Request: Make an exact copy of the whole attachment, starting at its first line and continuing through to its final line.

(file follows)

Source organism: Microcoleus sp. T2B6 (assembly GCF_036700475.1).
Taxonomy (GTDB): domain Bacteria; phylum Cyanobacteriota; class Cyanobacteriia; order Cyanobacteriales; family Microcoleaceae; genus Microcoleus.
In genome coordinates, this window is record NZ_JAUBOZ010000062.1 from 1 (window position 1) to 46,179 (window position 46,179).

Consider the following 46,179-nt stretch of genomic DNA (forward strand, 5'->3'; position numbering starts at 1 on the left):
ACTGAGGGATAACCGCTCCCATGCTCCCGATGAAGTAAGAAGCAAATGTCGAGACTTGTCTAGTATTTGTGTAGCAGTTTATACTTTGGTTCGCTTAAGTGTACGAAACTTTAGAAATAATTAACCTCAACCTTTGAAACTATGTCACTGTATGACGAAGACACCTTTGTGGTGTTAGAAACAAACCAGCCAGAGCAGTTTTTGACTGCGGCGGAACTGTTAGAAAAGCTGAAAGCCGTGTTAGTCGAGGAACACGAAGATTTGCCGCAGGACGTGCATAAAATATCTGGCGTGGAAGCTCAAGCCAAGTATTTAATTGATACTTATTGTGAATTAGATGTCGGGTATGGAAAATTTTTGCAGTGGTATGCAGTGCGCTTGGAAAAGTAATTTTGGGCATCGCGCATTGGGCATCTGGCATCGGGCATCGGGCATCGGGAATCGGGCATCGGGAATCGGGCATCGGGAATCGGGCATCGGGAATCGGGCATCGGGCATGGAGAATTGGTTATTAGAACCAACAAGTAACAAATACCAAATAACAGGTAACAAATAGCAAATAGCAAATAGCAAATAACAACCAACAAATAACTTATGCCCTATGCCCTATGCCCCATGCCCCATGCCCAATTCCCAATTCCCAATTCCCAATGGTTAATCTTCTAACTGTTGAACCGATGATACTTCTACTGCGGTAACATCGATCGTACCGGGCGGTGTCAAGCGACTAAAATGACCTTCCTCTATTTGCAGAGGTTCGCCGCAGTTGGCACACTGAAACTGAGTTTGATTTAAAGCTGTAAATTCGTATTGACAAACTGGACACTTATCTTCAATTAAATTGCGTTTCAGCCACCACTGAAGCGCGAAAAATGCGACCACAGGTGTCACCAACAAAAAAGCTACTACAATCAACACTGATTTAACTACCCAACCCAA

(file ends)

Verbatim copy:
Source organism: Microcoleus sp. T2B6 (assembly GCF_036700475.1).
Taxonomy (GTDB): domain Bacteria; phylum Cyanobacteriota; class Cyanobacteriia; order Cyanobacteriales; family Microcoleaceae; genus Microcoleus.
In genome coordinates, this window is record NZ_JAUBOZ010000062.1 from 1 (window position 1) to 46,179 (window position 46,179).

Consider the following 46,179-nt stretch of genomic DNA (forward strand, 5'->3'; position numbering starts at 1 on the left):
ACTGAGGGATAACCGCTCCCATGCTCCCGATGAAGTAAGAAGCAAATGTCGAGACTTGTCTAGTATTTGTGTAGCAGTTTATACTTTGGTTCGCTTAAGTGTACGAAACTTTAGAAATAATTAACCTCAACCTTTGAAACTATGTCACTGTATGACGAAGACACCTTTGTGGTGTTAGAAACAAACCAGCCAGAGCAGTTTTTGACTGCGGCGGAACTGTTAGAAAAGCTGAAAGCCGTGTTAGTCGAGGAACACGAAGATTTGCCGCAGGACGTGCATAAAATATCTGGCGTGGAAGCTCAAGCCAAGTATTTAATTGATACTTATTGTGAATTAGATGTCGGGTATGGAAAATTTTTGCAGTGGTATGCAGTGCGCTTGGAAAAGTAATTTTGGGCATCGCGCATTGGGCATCTGGCATCGGGCATCGGGCATCGGGAATCGGGCATCGGGAATCGGGCATCGGGAATCGGGCATCGGGAATCGGGCATCGGGCATGGAGAATTGGTTATTAGAACCAACAAGTAACAAATACCAAATAACAGGTAACAAATAGCAAATAGCAAATAGCAAATAACAACCAACAAATAACTTATGCCCTATGCCCTATGCCCCATGCCCCATGCCCAATTCCCAATTCCCAATTCCCAATGGTTAATCTTCTAACTGTTGAACCGATGATACTTCTACTGCGGTAACATCGATCGTACCGGGCGGTGTCAAGCGACTAAAATGACCTTCCTCTATTTGCAGAGGTTCGCCGCAGTTGGCACACTGAAACTGAGTTTGATTTAAAGCTGTAAATTCGTATTGACAAACTGGACACTTATCTTCAATTAAATTGCGTTTCAGCCACCACTGAAGCGCGAAAAATGCGACCACAGGTGTCACCAACAAAAAAGCTACTACAATCAACACTGATTTAACTACCCAACCCAA